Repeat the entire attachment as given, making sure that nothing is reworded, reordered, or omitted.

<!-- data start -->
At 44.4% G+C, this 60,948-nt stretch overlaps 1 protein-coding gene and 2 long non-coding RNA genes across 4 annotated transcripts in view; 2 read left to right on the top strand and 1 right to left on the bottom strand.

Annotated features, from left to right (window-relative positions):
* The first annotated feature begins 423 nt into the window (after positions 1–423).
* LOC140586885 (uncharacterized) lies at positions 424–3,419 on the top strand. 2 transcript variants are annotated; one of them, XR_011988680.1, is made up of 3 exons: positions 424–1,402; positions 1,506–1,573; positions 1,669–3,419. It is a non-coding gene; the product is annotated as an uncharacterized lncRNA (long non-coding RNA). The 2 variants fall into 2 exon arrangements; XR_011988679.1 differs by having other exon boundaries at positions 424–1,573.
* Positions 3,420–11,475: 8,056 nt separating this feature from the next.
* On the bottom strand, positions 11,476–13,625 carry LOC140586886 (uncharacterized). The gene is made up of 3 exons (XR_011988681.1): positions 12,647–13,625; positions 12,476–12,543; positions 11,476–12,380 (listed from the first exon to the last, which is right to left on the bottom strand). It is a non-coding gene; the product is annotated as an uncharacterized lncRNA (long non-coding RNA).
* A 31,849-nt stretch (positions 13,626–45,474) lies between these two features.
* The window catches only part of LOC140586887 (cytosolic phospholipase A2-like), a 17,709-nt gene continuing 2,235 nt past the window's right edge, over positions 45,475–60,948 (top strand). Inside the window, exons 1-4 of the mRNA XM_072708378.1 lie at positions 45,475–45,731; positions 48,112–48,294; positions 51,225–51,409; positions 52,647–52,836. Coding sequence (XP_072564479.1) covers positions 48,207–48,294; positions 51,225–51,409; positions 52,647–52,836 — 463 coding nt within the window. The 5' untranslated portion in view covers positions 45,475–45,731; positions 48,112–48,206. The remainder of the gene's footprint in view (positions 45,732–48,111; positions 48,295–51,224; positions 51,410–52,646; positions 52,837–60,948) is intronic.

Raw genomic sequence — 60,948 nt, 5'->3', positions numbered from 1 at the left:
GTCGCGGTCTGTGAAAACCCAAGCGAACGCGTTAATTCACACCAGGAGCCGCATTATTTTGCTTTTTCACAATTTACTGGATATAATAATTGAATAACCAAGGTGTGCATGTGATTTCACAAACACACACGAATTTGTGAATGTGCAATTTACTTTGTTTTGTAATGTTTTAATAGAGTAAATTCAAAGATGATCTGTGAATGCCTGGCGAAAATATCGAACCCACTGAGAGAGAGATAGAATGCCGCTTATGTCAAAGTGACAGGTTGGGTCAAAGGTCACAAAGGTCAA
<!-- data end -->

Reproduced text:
At 44.4% G+C, this 60,948-nt stretch overlaps 1 protein-coding gene and 2 long non-coding RNA genes across 4 annotated transcripts in view; 2 read left to right on the top strand and 1 right to left on the bottom strand.

Annotated features, from left to right (window-relative positions):
* The first annotated feature begins 423 nt into the window (after positions 1–423).
* LOC140586885 (uncharacterized) lies at positions 424–3,419 on the top strand. 2 transcript variants are annotated; one of them, XR_011988680.1, is made up of 3 exons: positions 424–1,402; positions 1,506–1,573; positions 1,669–3,419. It is a non-coding gene; the product is annotated as an uncharacterized lncRNA (long non-coding RNA). The 2 variants fall into 2 exon arrangements; XR_011988679.1 differs by having other exon boundaries at positions 424–1,573.
* Positions 3,420–11,475: 8,056 nt separating this feature from the next.
* On the bottom strand, positions 11,476–13,625 carry LOC140586886 (uncharacterized). The gene is made up of 3 exons (XR_011988681.1): positions 12,647–13,625; positions 12,476–12,543; positions 11,476–12,380 (listed from the first exon to the last, which is right to left on the bottom strand). It is a non-coding gene; the product is annotated as an uncharacterized lncRNA (long non-coding RNA).
* A 31,849-nt stretch (positions 13,626–45,474) lies between these two features.
* The window catches only part of LOC140586887 (cytosolic phospholipase A2-like), a 17,709-nt gene continuing 2,235 nt past the window's right edge, over positions 45,475–60,948 (top strand). Inside the window, exons 1-4 of the mRNA XM_072708378.1 lie at positions 45,475–45,731; positions 48,112–48,294; positions 51,225–51,409; positions 52,647–52,836. Coding sequence (XP_072564479.1) covers positions 48,207–48,294; positions 51,225–51,409; positions 52,647–52,836 — 463 coding nt within the window. The 5' untranslated portion in view covers positions 45,475–45,731; positions 48,112–48,206. The remainder of the gene's footprint in view (positions 45,732–48,111; positions 48,295–51,224; positions 51,410–52,646; positions 52,837–60,948) is intronic.

Raw genomic sequence — 60,948 nt, 5'->3', positions numbered from 1 at the left:
GTCGCGGTCTGTGAAAACCCAAGCGAACGCGTTAATTCACACCAGGAGCCGCATTATTTTGCTTTTTCACAATTTACTGGATATAATAATTGAATAACCAAGGTGTGCATGTGATTTCACAAACACACACGAATTTGTGAATGTGCAATTTACTTTGTTTTGTAATGTTTTAATAGAGTAAATTCAAAGATGATCTGTGAATGCCTGGCGAAAATATCGAACCCACTGAGAGAGAGATAGAATGCCGCTTATGTCAAAGTGACAGGTTGGGTCAAAGGTCACAAAGGTCAA